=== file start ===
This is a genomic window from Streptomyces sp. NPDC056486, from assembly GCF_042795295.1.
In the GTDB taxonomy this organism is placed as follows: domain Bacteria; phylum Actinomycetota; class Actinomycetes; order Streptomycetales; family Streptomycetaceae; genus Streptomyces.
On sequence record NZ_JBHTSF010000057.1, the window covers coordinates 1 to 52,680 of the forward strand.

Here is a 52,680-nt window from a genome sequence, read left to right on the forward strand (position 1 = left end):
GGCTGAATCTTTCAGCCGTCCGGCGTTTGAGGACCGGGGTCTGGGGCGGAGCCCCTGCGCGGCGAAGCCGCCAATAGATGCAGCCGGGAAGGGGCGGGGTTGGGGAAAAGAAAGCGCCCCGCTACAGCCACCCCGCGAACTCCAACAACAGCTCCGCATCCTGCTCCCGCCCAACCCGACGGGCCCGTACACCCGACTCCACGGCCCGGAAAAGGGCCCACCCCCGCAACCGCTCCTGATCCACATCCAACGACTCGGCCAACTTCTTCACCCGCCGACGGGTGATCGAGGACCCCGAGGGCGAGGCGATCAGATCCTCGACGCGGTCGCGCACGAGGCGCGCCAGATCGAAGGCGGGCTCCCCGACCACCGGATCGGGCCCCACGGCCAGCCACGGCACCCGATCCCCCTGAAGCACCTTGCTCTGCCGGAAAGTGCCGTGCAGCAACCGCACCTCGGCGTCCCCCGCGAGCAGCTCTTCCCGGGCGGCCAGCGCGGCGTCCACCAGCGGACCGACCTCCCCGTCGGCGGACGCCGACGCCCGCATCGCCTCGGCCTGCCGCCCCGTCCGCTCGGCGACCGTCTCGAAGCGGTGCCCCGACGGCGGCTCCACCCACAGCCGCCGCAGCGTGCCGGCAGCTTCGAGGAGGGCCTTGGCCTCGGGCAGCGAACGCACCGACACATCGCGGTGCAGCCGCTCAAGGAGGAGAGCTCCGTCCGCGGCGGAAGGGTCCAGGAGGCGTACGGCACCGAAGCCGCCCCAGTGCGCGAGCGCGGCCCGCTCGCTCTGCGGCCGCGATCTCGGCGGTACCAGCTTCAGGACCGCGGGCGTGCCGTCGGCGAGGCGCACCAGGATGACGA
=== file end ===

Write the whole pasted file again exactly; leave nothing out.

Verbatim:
This is a genomic window from Streptomyces sp. NPDC056486, from assembly GCF_042795295.1.
In the GTDB taxonomy this organism is placed as follows: domain Bacteria; phylum Actinomycetota; class Actinomycetes; order Streptomycetales; family Streptomycetaceae; genus Streptomyces.
On sequence record NZ_JBHTSF010000057.1, the window covers coordinates 1 to 52,680 of the forward strand.

Here is a 52,680-nt window from a genome sequence, read left to right on the forward strand (position 1 = left end):
GGCTGAATCTTTCAGCCGTCCGGCGTTTGAGGACCGGGGTCTGGGGCGGAGCCCCTGCGCGGCGAAGCCGCCAATAGATGCAGCCGGGAAGGGGCGGGGTTGGGGAAAAGAAAGCGCCCCGCTACAGCCACCCCGCGAACTCCAACAACAGCTCCGCATCCTGCTCCCGCCCAACCCGACGGGCCCGTACACCCGACTCCACGGCCCGGAAAAGGGCCCACCCCCGCAACCGCTCCTGATCCACATCCAACGACTCGGCCAACTTCTTCACCCGCCGACGGGTGATCGAGGACCCCGAGGGCGAGGCGATCAGATCCTCGACGCGGTCGCGCACGAGGCGCGCCAGATCGAAGGCGGGCTCCCCGACCACCGGATCGGGCCCCACGGCCAGCCACGGCACCCGATCCCCCTGAAGCACCTTGCTCTGCCGGAAAGTGCCGTGCAGCAACCGCACCTCGGCGTCCCCCGCGAGCAGCTCTTCCCGGGCGGCCAGCGCGGCGTCCACCAGCGGACCGACCTCCCCGTCGGCGGACGCCGACGCCCGCATCGCCTCGGCCTGCCGCCCCGTCCGCTCGGCGACCGTCTCGAAGCGGTGCCCCGACGGCGGCTCCACCCACAGCCGCCGCAGCGTGCCGGCAGCTTCGAGGAGGGCCTTGGCCTCGGGCAGCGAACGCACCGACACATCGCGGTGCAGCCGCTCAAGGAGGAGAGCTCCGTCCGCGGCGGAAGGGTCCAGGAGGCGTACGGCACCGAAGCCGCCCCAGTGCGCGAGCGCGGCCCGCTCGCTCTGCGGCCGCGATCTCGGCGGTACCAGCTTCAGGACCGCGGGCGTGCCGTCGGCGAGGCGCACCAGGATGACGA